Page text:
Are washer/dryer combination machines energy efficient?

Don’t have room for a washer and a dryer in your small laundry room? A washer/dryer combination is one machine that washes and dries clothes all in the same unit. This product is relatively new in the U.S. market, and it offers twice the performance in about half the space of a traditional, side-by-side set-up.

This handy all-in-one appliance is not the same as the stackable units you might see with a washer on the bottom and a dryer on top. In fact, a combo unit looks a lot like an ordinary dryer, since it’s about the same size and even has a round door on the front that opens to the inner chamber where the clothes go.

Special settings can include delicates, timed drying and extra rinse. Some units offer a special steam-wash feature that can do a number of things, such as upgrading the machine’s ability to whiten laundry without bleach, reducing wrinkles and improving the washer’s overall performance. But how does it compare in efficiency to regular washer/dryer sets?

If you’re in the market for a new washer and dryer, you might want to check out the next page. Find out some facts about washer/dryer combos and how energy efficient they really are.
Combo Machine Considerations

There are a handful of things to consider when purchasing a washer or dryer, such as price, size and efficiency.

Combo machines range from less than $500 to more than $1,500. Washers and dryers sold separately start at around the same price, but they can cost up to several thousand dollars each. As with anything, you get want you pay for. In a 2010 study, most top-loading washers that cost less than $500 failed to wash as well or hold as much as more costly washers, and they also used more energy and water. The study also found that inefficient machines, compared with the most efficient models, can cost an additional $130 or more per year to run [source: Consumer Reports]. So what does this mean for you?

Take your plans for the future into consideration when choosing a washer/dryer combo. For example, if you intend to move relatively soon and don’t plan to take your appliances with you, perhaps you can save money by skipping a high-end model for one at a cheaper price point. And if you plan to keep this appliance until the day it dies, it’s probably best to buy a better-quality model that costs more because of the savings it offers over time.

Just like in traditional units, the tub inside a combo machine can vary in size from small to industrial, and many models come in a variety of colors, including stainless steel, champagne and cherry red. One big difference, however, is that because washer/dryer combos are relatively new to the U.S. market, fewer stores carry them, so you might have a hard time getting your hands on one.

There’s a lot of marketing out there claiming that washer/dryer combos are energy-efficient. To learn how efficient they really are, click to the next page.

Are combo machines energy efficient?

To find out how efficient your machine is, there are several things to consider. First, there are two kinds of washer/dryer combination machines: vented and ventless. The first essentially works like a standard side-by-side washer and dryer. The washing cycle involves laundry that’s whirled around in soapy water, rinsed, then spun with heated air. The generated steam leaves the unit, and your home, through a vent.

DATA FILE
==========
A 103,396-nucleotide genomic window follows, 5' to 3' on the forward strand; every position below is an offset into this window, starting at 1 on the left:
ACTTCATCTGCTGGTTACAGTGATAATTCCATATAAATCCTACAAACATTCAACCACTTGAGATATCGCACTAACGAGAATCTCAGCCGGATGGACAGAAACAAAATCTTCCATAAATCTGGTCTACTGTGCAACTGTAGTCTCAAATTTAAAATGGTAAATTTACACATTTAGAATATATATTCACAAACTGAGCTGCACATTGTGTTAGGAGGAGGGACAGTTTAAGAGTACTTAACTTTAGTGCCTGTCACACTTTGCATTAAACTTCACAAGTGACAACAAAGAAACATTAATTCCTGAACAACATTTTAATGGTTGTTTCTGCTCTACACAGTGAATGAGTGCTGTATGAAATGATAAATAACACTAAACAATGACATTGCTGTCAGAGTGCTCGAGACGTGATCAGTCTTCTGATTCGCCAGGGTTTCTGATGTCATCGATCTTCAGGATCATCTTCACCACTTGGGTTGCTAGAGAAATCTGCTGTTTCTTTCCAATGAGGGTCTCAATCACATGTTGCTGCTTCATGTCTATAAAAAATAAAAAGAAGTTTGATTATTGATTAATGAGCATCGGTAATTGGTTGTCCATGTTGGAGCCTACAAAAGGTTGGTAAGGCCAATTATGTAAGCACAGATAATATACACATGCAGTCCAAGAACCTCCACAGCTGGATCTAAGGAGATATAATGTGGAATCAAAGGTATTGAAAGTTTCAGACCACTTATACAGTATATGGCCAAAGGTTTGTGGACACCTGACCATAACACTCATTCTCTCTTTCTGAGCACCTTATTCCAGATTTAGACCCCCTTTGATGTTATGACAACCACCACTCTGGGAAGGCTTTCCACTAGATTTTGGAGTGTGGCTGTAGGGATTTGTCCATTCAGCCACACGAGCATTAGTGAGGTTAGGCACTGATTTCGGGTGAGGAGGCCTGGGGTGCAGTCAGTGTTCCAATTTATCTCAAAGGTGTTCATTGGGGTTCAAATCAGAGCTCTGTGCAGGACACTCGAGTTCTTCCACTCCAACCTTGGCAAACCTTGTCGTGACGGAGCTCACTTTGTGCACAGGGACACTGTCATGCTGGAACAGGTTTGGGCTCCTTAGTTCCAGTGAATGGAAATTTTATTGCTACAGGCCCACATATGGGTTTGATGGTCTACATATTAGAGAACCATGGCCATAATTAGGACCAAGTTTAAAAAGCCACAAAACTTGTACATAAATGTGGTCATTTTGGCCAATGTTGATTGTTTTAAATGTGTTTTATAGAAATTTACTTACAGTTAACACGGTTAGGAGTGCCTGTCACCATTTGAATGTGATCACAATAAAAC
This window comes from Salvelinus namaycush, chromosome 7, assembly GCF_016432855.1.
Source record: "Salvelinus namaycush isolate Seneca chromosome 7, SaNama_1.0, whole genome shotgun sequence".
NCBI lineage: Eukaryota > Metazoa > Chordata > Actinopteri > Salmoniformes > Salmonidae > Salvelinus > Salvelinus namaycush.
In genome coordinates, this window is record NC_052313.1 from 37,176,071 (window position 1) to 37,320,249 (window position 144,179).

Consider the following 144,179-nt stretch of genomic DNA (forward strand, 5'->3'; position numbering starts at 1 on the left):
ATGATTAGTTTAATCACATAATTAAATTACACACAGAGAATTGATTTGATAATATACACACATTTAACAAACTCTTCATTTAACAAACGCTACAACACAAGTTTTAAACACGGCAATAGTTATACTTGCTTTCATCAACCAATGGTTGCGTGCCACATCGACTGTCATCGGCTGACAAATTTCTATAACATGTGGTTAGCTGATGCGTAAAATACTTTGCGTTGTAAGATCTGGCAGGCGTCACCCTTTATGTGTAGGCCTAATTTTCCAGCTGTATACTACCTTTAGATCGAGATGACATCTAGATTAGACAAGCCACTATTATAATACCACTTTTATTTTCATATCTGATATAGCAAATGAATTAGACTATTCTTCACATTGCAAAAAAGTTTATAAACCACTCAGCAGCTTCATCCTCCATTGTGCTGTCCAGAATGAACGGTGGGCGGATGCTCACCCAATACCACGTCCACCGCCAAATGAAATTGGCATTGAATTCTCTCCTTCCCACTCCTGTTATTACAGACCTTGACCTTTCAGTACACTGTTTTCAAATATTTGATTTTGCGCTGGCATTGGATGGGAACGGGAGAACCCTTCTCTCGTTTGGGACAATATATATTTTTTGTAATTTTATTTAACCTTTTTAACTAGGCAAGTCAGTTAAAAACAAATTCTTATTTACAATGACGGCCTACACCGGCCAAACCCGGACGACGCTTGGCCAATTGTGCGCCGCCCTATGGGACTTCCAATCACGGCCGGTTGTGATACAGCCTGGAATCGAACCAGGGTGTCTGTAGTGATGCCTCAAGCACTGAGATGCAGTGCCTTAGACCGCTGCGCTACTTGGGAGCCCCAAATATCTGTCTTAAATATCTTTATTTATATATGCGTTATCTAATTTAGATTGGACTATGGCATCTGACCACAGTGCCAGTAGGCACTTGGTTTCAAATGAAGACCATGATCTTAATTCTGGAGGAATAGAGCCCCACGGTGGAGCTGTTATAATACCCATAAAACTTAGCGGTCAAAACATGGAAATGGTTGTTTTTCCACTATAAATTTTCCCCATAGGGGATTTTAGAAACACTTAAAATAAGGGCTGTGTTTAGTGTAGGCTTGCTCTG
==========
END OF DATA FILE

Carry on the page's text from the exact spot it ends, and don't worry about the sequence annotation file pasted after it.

Of course, a ventless washer/dryer combo doesn’t have a vent or exhaust shoot. It differs mostly in regard to how it dries clothes. A condensing chamber is cooled, and air in the drum (where the wet clothes are) is heated. When the drum spins around, this warm air retains moisture, which gets kicked through the condensing chamber. Here, the moist air cools and turns into water, leaving the machine through a pipe. Laundry can feel a bit damp even after the cycle is done. You can help maximize efficiency by not overloading the machine or by removing clothes after the dry cycle to finish drying them outside of the unit.

When it comes to overall efficiency, over the last 10 years, washers have become more efficient while dryer technology hasn’t changed significantly [source: Consumer Reports]. This means that some combo units can be more energy-efficient than two separate standard machines.

The enhanced energy efficiency of combo units comes down to their reduced hot water usage and washer mechanics — the stainless steel drum spins faster than ever (up to 1,000 rotations per minute) sucking more water out of the laundry. A family of four can save about $100 each year on laundry utilities using a combo machine, thanks to its reduced use of energy and water [source: NAHB Research Center].

So, ultimately, many washer/dryer combination machines can be counted as energy-efficient appliances. A handful of combo machines meet ENERGY STAR and Consortium for Energy Efficiency standards, and these models are among the most energy efficient. You can also look for a black and yellow EnergyGuide label. The Federal Trade Commission requires that all combo units display this sticker, which will tell you the machine’s energy use. Keep in mind that this sticker only rates the unit’s energy use against other compact, front-loading washing machines, not against the average capacity of top-loading machines.

Source: Surina, Echo. “Are washer/dryer combination machines energy efficient?” 05 October 2010. <> 12 May 2014.